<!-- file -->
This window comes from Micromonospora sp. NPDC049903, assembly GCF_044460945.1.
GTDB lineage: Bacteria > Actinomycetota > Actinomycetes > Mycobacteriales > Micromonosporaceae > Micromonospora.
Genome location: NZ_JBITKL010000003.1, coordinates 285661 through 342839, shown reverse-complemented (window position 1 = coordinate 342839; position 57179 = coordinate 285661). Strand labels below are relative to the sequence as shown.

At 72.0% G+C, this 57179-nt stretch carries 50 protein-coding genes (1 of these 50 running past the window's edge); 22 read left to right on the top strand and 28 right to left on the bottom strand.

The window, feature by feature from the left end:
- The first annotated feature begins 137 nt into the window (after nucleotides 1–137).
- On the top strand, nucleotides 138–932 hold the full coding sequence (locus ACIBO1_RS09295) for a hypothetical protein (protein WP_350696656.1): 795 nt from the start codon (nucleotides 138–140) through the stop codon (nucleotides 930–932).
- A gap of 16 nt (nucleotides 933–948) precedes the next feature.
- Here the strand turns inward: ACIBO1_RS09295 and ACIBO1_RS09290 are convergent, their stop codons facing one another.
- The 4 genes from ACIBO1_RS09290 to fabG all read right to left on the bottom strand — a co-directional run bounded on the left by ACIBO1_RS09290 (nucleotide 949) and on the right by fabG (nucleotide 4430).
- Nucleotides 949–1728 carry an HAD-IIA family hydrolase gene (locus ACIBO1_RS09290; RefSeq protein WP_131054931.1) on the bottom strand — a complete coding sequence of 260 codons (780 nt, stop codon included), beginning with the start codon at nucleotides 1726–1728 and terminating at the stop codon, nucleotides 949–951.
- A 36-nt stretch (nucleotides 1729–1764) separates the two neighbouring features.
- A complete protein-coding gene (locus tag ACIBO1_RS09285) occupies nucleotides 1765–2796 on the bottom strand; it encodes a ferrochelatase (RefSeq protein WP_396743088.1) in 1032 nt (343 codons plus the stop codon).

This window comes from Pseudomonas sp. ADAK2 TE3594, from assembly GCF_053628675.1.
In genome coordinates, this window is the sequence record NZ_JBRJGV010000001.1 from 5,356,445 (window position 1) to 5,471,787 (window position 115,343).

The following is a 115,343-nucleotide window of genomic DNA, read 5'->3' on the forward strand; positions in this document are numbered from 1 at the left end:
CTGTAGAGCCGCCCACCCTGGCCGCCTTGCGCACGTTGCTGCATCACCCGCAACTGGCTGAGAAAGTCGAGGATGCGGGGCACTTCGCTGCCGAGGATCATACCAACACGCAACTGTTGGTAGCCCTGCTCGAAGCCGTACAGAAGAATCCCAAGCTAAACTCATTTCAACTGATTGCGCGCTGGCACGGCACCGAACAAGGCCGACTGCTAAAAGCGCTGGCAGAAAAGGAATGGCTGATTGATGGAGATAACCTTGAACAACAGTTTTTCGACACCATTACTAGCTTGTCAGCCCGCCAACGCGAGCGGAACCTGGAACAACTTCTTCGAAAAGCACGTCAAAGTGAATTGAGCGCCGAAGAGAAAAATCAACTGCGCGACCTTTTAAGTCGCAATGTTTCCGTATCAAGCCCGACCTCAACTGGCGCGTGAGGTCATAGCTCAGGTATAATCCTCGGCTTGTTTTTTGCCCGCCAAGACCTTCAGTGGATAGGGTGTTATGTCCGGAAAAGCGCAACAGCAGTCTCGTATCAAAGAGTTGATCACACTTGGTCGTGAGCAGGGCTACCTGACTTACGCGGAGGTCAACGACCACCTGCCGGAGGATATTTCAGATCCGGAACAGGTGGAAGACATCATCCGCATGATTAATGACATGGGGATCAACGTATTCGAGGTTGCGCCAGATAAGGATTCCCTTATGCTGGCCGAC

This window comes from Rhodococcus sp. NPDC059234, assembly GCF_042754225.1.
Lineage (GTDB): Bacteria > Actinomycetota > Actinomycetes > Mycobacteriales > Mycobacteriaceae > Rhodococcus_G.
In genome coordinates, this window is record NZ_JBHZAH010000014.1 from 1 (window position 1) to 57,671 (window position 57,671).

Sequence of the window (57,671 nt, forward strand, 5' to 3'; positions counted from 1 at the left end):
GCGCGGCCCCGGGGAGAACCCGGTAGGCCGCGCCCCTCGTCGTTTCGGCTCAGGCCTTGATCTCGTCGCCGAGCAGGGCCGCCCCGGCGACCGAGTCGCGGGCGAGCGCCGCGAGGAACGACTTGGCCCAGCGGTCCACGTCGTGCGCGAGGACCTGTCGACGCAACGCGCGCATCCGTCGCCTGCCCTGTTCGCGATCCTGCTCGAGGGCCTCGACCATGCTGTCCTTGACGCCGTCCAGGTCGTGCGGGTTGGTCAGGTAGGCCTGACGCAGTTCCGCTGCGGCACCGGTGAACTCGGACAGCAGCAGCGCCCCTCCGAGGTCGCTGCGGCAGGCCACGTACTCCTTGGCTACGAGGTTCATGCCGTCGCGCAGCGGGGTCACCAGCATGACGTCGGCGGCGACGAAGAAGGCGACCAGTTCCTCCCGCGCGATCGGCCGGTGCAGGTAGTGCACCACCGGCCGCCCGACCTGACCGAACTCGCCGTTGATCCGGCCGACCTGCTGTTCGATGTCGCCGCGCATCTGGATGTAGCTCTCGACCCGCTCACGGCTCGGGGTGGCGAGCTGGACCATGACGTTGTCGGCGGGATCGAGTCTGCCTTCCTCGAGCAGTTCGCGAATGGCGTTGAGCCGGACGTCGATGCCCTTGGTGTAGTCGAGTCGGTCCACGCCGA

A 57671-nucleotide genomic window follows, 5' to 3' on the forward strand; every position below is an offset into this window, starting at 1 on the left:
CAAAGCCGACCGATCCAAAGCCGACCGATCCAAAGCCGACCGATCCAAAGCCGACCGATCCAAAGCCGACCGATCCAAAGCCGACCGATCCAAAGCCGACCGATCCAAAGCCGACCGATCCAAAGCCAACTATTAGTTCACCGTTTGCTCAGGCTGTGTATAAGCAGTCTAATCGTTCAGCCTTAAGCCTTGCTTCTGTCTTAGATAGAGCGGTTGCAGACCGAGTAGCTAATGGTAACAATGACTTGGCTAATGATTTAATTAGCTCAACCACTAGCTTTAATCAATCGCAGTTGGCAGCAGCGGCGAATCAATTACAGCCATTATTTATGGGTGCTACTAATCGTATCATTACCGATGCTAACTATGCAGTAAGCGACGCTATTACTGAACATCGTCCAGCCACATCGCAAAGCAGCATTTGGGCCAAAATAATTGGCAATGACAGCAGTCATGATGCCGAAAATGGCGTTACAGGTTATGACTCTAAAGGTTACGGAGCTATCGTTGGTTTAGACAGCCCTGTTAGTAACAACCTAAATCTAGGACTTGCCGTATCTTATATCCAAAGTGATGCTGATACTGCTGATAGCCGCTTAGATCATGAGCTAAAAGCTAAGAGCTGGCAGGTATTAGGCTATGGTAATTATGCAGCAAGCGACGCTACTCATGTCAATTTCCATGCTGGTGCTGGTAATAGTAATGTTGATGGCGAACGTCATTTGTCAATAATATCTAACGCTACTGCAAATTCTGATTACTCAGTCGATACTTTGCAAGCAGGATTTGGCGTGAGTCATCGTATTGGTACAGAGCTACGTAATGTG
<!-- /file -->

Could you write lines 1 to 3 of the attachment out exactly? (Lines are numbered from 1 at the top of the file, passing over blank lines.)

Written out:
This window comes from Micromonospora sp. NPDC049903, assembly GCF_044460945.1.
GTDB lineage: Bacteria > Actinomycetota > Actinomycetes > Mycobacteriales > Micromonosporaceae > Micromonospora.
Genome location: NZ_JBITKL010000003.1, coordinates 285661 through 342839, shown reverse-complemented (window position 1 = coordinate 342839; position 57179 = coordinate 285661). Strand labels below are relative to the sequence as shown.